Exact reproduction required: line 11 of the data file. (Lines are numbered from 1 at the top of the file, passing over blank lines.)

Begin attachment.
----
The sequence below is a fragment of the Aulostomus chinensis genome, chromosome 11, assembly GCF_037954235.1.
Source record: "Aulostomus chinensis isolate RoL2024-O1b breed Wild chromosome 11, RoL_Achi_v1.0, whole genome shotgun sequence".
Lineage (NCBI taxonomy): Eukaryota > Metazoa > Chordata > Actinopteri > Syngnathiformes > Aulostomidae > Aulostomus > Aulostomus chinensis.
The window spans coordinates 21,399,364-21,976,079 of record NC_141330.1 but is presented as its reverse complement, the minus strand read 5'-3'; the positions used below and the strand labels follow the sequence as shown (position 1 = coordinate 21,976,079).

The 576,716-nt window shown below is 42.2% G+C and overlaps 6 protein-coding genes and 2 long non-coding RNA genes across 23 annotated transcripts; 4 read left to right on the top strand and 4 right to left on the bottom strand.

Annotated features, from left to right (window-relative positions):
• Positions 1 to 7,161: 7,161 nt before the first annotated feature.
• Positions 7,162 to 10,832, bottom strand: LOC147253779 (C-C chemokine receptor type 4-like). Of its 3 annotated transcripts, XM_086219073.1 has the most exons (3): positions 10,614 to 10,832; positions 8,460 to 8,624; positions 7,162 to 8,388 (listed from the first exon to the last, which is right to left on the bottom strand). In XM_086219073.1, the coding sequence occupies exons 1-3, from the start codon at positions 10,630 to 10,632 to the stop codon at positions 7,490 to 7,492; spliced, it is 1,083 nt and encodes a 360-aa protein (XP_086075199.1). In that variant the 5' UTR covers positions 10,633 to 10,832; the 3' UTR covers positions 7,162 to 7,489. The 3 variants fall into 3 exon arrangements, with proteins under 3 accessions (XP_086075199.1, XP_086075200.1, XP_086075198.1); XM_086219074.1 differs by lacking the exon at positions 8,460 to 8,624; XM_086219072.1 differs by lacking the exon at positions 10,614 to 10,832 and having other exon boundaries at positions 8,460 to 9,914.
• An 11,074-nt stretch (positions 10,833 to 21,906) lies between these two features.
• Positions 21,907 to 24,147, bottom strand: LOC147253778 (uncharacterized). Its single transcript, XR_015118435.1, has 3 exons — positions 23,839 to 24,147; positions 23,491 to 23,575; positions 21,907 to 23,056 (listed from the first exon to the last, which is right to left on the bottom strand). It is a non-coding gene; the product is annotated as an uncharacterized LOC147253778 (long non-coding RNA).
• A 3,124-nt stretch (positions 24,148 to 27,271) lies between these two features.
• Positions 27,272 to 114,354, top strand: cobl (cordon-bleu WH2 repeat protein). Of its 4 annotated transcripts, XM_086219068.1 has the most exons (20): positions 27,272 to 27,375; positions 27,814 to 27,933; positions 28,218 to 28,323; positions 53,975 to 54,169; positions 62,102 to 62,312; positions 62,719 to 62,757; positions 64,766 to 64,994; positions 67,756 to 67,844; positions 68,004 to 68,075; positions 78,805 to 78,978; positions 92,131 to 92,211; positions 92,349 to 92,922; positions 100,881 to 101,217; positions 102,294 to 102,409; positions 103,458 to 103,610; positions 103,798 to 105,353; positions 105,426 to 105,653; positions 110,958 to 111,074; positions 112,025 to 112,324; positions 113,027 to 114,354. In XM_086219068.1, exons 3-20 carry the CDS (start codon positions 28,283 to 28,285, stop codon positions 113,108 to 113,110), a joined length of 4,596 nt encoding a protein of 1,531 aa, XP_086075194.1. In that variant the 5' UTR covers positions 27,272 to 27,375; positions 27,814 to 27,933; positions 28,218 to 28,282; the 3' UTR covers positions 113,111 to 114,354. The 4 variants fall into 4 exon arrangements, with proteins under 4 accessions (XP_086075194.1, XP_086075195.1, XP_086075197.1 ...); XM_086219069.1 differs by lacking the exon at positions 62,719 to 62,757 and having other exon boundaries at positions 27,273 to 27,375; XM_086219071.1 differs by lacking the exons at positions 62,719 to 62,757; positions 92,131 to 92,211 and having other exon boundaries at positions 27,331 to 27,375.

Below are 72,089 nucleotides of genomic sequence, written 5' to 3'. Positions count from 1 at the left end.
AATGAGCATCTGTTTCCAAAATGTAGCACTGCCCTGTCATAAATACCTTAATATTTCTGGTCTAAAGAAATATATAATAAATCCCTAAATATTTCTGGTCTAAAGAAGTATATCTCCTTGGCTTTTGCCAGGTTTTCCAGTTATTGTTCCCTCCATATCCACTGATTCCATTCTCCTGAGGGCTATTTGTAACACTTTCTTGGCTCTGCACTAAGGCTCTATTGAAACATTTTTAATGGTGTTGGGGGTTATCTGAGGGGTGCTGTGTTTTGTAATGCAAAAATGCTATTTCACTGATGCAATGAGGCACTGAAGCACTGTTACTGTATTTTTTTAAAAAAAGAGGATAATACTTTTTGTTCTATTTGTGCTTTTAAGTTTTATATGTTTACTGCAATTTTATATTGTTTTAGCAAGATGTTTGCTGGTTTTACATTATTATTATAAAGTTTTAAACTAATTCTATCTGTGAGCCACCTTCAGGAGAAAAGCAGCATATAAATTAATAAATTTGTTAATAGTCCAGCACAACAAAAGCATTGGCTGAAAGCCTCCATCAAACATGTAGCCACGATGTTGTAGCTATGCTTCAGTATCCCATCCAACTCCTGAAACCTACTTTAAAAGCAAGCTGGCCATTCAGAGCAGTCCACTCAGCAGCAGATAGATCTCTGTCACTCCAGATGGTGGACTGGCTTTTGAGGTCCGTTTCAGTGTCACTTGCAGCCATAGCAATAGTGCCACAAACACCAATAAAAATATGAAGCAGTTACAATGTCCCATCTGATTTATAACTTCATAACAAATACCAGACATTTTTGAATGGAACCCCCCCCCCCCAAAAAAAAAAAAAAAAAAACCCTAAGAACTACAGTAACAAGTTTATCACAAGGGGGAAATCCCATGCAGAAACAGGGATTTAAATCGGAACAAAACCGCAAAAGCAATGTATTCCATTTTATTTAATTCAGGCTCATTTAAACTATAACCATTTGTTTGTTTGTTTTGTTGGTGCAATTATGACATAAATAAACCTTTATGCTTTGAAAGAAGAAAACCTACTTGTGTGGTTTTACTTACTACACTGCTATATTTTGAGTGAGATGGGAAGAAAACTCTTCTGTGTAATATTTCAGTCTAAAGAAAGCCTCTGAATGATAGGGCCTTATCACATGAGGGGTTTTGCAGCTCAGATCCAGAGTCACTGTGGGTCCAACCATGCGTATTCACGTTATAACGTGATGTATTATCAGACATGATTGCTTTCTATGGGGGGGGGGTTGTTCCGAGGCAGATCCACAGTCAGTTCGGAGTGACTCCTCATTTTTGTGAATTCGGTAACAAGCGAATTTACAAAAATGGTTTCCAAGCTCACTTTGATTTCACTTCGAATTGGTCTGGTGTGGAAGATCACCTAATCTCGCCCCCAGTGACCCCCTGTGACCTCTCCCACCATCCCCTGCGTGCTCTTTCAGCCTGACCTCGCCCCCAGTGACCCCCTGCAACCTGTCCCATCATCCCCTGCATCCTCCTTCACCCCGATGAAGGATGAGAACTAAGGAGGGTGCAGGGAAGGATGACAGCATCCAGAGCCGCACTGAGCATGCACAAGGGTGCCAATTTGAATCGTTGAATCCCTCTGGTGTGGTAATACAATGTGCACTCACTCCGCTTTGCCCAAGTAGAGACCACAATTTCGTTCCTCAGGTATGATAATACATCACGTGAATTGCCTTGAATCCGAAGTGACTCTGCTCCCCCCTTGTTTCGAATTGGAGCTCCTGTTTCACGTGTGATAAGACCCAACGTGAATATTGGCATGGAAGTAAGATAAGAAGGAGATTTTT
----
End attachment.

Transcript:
• A 3,124-nt stretch (positions 24,148 to 27,271) lies between these two features.